In addition to the linear SVM and logistic regression models, the bilayered neural network model is also smaller than 30 KB. However, reducing the number of features causes the accuracy to decrease in the trained models.

Restore the default display format.

format("default")

Optimize Neural Network with Coupled Constraints

Find optimal model hyperparameters while limiting the memory use of the models. The constraints depend on the type of machine learning model. For example, you can limit the number of support vectors for an SVM model or limit the number of parameters in a neural network model. For more details on Bayesian optimization and an example for an SVM model, see Constraints in Bayesian Optimization. This example shows constraint-coupled optimization for a bilayered neural network model.

For constraint-coupled optimization, specify the hyperparameters to optimize and define a customized objective function. Then, use the bayesopt function to find the optimal hyperparameters based on the objective function.

First, get the default hyperparameters of the bilayered neural network model by using the hyperparameters function.

params_bilayeredNet = hyperparameters("fitcnet",xTrainSelected,yTrainMapped);

Modify the first, third, and ninth hyperparameters, which correspond to NumLayers, Standardize, and Layer_3_Size, so that they are not optimized. In this way, you can build a bilayered model and use training data without standardization. The training data is already standardized.

params_bilayeredNet(1).Range = [1 2]; % NumLayers
params_bilayeredNet(1).Optimize = false;
params_bilayeredNet(3).Optimize = false; % Standardize
params_bilayeredNet(9).Optimize = false; % Layer_3_Size

Use the customized objective function helperOptimizeConstrainedBilayer, which trains a bilayered neural network model using a given set of parameters for the training data set, and returns the loss for the holdout validation set. The code for the helperOptimizeConstrainedBilayer function appears at the end of this example. The function also accepts the upper limit for the number of weight parameters in the model and returns a constraint value. A positive constraint value indicates that the number of parameters is greater than the specified limit.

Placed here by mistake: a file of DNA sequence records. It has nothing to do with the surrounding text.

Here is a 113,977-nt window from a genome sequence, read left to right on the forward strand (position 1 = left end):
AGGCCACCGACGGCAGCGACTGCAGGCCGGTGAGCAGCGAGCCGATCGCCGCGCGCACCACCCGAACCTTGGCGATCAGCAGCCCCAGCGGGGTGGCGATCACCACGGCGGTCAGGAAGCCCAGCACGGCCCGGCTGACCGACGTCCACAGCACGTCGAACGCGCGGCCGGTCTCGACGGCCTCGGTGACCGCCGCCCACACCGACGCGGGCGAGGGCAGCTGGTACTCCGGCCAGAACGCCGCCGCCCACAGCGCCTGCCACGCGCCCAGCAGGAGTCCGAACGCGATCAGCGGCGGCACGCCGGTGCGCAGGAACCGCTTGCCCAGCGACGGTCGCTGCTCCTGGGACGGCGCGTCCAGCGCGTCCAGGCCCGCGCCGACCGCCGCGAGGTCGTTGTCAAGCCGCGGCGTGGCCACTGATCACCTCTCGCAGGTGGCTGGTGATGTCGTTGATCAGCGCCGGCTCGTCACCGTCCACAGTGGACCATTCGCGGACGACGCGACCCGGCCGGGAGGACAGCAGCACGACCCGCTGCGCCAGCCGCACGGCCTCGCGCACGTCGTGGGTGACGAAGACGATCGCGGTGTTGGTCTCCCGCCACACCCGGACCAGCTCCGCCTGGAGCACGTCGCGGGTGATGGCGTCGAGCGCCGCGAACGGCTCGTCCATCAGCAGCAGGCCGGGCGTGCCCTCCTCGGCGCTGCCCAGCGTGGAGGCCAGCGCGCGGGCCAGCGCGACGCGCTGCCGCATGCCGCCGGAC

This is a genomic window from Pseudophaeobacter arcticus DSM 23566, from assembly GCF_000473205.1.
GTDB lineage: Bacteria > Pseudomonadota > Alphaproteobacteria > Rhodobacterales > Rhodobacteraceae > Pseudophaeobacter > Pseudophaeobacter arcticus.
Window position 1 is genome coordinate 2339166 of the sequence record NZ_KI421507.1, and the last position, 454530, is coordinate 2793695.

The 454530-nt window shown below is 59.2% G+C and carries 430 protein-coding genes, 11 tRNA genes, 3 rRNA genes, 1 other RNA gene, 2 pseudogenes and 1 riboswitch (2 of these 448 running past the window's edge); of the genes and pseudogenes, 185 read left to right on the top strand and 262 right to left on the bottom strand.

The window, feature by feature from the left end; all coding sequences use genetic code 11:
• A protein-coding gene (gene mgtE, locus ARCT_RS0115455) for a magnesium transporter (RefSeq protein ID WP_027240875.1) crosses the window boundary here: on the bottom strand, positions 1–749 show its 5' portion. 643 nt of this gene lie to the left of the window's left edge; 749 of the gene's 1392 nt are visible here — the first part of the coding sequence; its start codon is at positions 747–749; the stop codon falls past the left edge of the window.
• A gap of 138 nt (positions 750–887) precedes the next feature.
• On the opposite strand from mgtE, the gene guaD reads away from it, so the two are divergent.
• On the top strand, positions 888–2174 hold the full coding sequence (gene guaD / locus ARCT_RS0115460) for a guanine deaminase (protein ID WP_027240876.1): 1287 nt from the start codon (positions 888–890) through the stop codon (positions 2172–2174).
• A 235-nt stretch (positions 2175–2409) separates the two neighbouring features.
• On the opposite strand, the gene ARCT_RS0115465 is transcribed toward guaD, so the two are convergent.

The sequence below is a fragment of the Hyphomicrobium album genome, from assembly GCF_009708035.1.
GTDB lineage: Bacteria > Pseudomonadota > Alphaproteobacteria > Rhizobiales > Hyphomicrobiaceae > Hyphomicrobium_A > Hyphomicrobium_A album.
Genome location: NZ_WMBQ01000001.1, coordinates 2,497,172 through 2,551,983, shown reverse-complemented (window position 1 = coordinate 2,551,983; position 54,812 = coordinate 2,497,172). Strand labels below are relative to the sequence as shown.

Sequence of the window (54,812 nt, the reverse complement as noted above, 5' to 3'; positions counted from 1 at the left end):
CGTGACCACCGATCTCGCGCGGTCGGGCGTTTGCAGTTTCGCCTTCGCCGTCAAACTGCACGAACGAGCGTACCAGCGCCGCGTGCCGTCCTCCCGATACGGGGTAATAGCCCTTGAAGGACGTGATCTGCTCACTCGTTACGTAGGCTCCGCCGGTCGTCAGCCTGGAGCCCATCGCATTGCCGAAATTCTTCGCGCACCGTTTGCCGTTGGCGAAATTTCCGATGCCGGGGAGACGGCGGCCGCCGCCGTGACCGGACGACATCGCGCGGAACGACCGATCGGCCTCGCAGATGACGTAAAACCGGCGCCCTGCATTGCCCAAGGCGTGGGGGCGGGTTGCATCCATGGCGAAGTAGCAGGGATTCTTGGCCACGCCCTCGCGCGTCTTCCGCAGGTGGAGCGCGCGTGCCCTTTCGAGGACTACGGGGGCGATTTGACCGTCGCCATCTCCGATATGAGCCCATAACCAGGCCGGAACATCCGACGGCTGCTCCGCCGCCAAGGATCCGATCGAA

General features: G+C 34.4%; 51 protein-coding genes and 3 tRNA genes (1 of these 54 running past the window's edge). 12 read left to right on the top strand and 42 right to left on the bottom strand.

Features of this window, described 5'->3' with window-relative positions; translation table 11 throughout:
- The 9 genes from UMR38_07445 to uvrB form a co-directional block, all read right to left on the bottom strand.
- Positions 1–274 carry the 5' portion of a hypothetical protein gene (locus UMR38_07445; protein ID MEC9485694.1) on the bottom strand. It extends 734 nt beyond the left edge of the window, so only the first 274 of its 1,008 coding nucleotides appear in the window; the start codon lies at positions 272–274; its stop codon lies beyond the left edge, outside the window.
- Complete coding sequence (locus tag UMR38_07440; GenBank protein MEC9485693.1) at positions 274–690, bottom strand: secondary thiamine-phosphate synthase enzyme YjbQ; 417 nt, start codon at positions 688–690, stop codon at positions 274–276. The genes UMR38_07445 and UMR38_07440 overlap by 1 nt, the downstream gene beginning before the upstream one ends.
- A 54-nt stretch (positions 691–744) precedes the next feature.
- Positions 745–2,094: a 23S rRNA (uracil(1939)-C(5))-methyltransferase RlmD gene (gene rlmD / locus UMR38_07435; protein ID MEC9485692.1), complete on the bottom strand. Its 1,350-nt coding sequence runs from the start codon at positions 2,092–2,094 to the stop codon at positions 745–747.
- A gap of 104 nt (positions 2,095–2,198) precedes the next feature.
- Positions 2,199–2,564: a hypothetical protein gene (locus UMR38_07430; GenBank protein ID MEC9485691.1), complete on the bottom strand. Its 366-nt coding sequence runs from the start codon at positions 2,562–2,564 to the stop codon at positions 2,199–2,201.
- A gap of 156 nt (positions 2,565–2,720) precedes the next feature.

Define a function handle fun that takes the hyperparameters and calls the helperOptimizeConstrainedBilayer function. Specify the upper limit for the number of weight parameters as 300.

fun = @(params)helperOptimizeConstrainedBilayer(params,xTrainSelected,yTrainMapped,xEvalSelected,yEvalMapped,300);

When you call the bayesopt function, specify the objective function as fun and specify the hyperparameters as params_bilayeredNet. Also, specify NumCoupledConstraints as 1 to indicate that the objective function has one coupled constraint. For reproducibility, set the random seed and use the expected-improvement-plus acquisition function.

rng("default")
resultNN = bayesopt(fun,params_bilayeredNet, ...
    AcquisitionFunctionName="expected-improvement-plus", ...
    NumCoupledConstraints=1);
|==================================================================================================================================================|
| Iter | Eval   | Objective   | Objective   | BestSoFar   | BestSoFar   | Constraint1  |  Activations |       Lambda | Layer_1_Size | Layer_2_Size |
|      | result |             | runtime     | (observed)  | (estim.)    |              |              |              |              |              |
|==================================================================================================================================================|
|    1 | Infeas |    0.076667 |      4.1321 |         NaN |    0.076667 |      2.4e+03 |         none |   7.6806e-06 |           15 |          115 |
|    2 | Best   |        0.07 |      1.4299 |        0.07 |    0.070445 |         -196 |         none |    0.0001221 |            2 |            1 |